UTPA's economic impact close to $500 million annually
Posted: 01/18/2011
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A study released by The University of Texas-Pan American shows the University's annual economic impact on the local economy at almost half a billion dollars ($492.8 million) -a result generated by University-related spending on operations and new construction, as well as expenditures by faculty, staff and students.

"This report confirms that UT Pan Am is a primary economic engine for this Valley," UTPA President Robert S. Nelsen said.

The study, which examined the impact in FY2009-10 of the University on the economy of Hidalgo County, also defined as the McAllen-Edinburg-Mission Metropolitan Statistical Area (MSA), indicates that nearly 45 percent ($217.1 million) of the total impact arose as a result of student spending. It also found that the total employment impact of UT Pan Am, one of the top 10 employers in Hidalgo County, was 5,873 full-time equivalent jobs.

"Almost three additional jobs in the local economy are generated for every 10 jobs associated with UT Pan Am spending," Nelsen said.

The UTPA Office of Institutional Research and Effectiveness (OIRE), which conducted the study, employed IMPLAN (Impact Analysis for Planning), a widely used, nationally renowned economic modeling system to obtain the monetary and employment impacts. IMPLAN, simply explained by Dr. S.J. Sethi, OIRE assistant director who compiled the report, is an accounting system of economic transactions that take place among industries, businesses (such as a university) and consumers in an economy.

"When UTPA spends money in the form of purchases, salaries, construction and other forms, it has an economic impact as some of this money is re-spent one or more times in the local economy leading to what is called the multiplier effect," Sethi said.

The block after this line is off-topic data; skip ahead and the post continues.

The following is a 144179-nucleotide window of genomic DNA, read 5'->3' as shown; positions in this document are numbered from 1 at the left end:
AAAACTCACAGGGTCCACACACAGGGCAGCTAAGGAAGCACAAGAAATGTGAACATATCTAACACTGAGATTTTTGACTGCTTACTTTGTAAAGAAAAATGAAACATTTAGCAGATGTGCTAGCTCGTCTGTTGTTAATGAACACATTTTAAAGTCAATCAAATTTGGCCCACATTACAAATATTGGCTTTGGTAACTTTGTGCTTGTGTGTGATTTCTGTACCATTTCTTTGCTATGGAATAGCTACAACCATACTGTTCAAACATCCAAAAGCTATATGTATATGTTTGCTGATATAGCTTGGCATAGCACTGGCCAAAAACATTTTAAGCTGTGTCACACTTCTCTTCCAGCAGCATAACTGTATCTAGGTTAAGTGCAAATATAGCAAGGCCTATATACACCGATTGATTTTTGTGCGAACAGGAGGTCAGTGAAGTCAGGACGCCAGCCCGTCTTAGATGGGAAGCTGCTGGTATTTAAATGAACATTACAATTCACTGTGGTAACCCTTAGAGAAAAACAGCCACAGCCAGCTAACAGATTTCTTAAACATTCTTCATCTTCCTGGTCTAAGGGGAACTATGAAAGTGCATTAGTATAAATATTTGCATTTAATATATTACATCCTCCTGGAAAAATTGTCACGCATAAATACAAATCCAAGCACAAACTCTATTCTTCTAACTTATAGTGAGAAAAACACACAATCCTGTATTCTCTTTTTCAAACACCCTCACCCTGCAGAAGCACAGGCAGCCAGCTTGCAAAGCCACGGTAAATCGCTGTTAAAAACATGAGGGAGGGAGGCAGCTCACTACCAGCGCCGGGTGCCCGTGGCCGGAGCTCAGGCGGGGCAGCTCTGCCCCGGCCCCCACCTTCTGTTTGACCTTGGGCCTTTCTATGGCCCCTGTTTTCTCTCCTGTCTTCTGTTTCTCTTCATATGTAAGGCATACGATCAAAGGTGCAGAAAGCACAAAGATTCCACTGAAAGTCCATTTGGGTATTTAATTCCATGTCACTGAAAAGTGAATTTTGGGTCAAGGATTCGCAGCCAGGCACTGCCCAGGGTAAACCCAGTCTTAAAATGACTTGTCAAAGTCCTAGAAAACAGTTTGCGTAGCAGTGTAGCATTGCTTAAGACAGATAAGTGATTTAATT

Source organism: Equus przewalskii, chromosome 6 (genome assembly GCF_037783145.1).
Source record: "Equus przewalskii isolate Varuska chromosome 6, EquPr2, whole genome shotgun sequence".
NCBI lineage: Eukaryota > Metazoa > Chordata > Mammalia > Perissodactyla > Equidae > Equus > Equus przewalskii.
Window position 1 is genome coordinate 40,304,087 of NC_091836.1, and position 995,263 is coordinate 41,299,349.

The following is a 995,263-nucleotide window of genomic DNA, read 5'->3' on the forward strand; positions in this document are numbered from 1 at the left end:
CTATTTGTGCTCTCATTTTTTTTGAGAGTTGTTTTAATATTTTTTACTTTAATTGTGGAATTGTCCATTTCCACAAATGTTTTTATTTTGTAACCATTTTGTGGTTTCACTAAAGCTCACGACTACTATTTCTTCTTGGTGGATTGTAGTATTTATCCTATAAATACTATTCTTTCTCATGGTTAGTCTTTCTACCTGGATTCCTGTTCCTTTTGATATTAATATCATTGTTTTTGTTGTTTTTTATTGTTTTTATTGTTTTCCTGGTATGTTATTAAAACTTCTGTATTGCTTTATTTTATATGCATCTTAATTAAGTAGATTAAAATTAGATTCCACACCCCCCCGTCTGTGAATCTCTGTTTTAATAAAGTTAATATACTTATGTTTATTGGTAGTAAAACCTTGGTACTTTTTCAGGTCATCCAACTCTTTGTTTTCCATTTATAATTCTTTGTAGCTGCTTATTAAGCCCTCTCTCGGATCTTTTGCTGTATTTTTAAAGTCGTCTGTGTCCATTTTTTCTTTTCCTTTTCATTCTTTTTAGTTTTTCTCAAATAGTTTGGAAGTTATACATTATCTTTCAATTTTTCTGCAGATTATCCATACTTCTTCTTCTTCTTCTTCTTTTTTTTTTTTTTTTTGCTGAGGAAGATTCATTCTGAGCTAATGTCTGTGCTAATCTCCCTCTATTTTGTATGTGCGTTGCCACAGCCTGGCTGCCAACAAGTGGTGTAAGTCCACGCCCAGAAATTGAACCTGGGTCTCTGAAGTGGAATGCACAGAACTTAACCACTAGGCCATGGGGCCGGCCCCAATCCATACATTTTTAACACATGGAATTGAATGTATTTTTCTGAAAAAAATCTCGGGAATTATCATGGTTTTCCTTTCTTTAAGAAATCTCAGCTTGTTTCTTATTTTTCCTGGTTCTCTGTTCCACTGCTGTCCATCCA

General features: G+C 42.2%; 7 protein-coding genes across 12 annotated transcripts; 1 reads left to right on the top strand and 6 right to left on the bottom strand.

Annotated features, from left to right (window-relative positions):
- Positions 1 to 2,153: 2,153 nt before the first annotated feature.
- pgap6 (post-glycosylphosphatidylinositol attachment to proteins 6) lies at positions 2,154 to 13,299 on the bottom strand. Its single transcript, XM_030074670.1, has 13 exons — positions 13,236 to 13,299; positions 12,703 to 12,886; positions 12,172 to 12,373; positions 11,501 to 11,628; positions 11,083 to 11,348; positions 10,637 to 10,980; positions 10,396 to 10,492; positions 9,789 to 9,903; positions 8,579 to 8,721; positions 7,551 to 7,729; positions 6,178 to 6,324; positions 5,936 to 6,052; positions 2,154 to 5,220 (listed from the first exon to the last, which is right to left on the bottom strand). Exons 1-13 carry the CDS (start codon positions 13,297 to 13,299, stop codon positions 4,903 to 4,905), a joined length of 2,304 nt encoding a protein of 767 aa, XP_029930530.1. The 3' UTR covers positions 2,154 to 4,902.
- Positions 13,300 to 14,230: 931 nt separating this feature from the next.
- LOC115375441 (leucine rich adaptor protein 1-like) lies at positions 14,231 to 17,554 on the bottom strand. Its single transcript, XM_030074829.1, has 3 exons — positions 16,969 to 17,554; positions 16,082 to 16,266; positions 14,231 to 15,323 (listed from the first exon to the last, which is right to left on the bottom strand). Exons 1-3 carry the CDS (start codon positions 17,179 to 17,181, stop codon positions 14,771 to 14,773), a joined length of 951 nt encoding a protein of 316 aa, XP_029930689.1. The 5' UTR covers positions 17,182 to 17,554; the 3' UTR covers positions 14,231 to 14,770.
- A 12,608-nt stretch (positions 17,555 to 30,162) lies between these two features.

Faculty and staff spending was allocated to categories, such as food, apparel, healthcare, etc., as defined by the Bureau of Labor Statistics. Student spending did not include tuition and fees or on-campus living costs and was examined in four categories: undergraduate and graduate, on and off campus. Student spending did include books, transportation, and miscellaneous items, including personal expenses, eating out, clothing and entertainment.

The study showed a direct spending impact from University operations, new construction, faculty/staff spending and student spending of $396.2 million but with the multiplier effect, the economic impact totals $492.8 million. The employment impact of UTPA's aggregate spending generated 4,622 direct full-time equivalent (FTE) jobs and led to an additional 1,251 being created for a total of 5,873 FTE jobs in the local economy.

"Spending by the University and its students, faculty and staff result in multiplier effects that reverberate throughout our entire local economy," Sethi said.

UT Pan American's fall 2010 enrollment was 18,744, the highest enrollment in its 84-year history. The report found that nearly 45 percent ($217.1 million) of the total economic impact of the University on the McAllen-Edinburg-Mission Metropolitan Statistical Area arose as a result of student spending.